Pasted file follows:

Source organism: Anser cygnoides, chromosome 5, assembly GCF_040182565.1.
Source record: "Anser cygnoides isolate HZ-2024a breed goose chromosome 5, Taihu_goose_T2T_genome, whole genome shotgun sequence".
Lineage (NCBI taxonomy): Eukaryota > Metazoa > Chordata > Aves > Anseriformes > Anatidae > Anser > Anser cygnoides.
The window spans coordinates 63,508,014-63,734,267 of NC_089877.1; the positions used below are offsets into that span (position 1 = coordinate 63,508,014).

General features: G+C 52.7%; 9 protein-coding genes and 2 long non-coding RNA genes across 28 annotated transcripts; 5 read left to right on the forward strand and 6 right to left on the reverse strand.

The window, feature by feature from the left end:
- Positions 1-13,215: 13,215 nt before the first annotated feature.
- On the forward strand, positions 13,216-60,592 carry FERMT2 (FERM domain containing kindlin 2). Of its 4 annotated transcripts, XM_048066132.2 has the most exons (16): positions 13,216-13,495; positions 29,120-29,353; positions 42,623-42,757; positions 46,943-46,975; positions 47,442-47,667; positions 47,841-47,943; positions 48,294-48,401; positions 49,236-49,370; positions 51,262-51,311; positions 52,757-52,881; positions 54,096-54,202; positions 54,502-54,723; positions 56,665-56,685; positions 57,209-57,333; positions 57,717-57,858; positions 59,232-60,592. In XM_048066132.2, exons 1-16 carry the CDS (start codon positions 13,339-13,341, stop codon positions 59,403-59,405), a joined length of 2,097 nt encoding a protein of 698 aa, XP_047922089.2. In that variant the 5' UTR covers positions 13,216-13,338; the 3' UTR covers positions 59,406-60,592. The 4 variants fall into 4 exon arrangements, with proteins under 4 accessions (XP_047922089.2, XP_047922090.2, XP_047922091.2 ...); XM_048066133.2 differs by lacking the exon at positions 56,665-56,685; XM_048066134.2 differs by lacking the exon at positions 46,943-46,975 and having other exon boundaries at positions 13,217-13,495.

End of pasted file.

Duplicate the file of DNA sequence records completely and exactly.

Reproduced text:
Source organism: Anser cygnoides, chromosome 5, assembly GCF_040182565.1.
Source record: "Anser cygnoides isolate HZ-2024a breed goose chromosome 5, Taihu_goose_T2T_genome, whole genome shotgun sequence".
Lineage (NCBI taxonomy): Eukaryota > Metazoa > Chordata > Aves > Anseriformes > Anatidae > Anser > Anser cygnoides.
The window spans coordinates 63,508,014-63,734,267 of NC_089877.1; the positions used below are offsets into that span (position 1 = coordinate 63,508,014).

General features: G+C 52.7%; 9 protein-coding genes and 2 long non-coding RNA genes across 28 annotated transcripts; 5 read left to right on the forward strand and 6 right to left on the reverse strand.

The window, feature by feature from the left end:
- Positions 1-13,215: 13,215 nt before the first annotated feature.
- On the forward strand, positions 13,216-60,592 carry FERMT2 (FERM domain containing kindlin 2). Of its 4 annotated transcripts, XM_048066132.2 has the most exons (16): positions 13,216-13,495; positions 29,120-29,353; positions 42,623-42,757; positions 46,943-46,975; positions 47,442-47,667; positions 47,841-47,943; positions 48,294-48,401; positions 49,236-49,370; positions 51,262-51,311; positions 52,757-52,881; positions 54,096-54,202; positions 54,502-54,723; positions 56,665-56,685; positions 57,209-57,333; positions 57,717-57,858; positions 59,232-60,592. In XM_048066132.2, exons 1-16 carry the CDS (start codon positions 13,339-13,341, stop codon positions 59,403-59,405), a joined length of 2,097 nt encoding a protein of 698 aa, XP_047922089.2. In that variant the 5' UTR covers positions 13,216-13,338; the 3' UTR covers positions 59,406-60,592. The 4 variants fall into 4 exon arrangements, with proteins under 4 accessions (XP_047922089.2, XP_047922090.2, XP_047922091.2 ...); XM_048066133.2 differs by lacking the exon at positions 56,665-56,685; XM_048066134.2 differs by lacking the exon at positions 46,943-46,975 and having other exon boundaries at positions 13,217-13,495.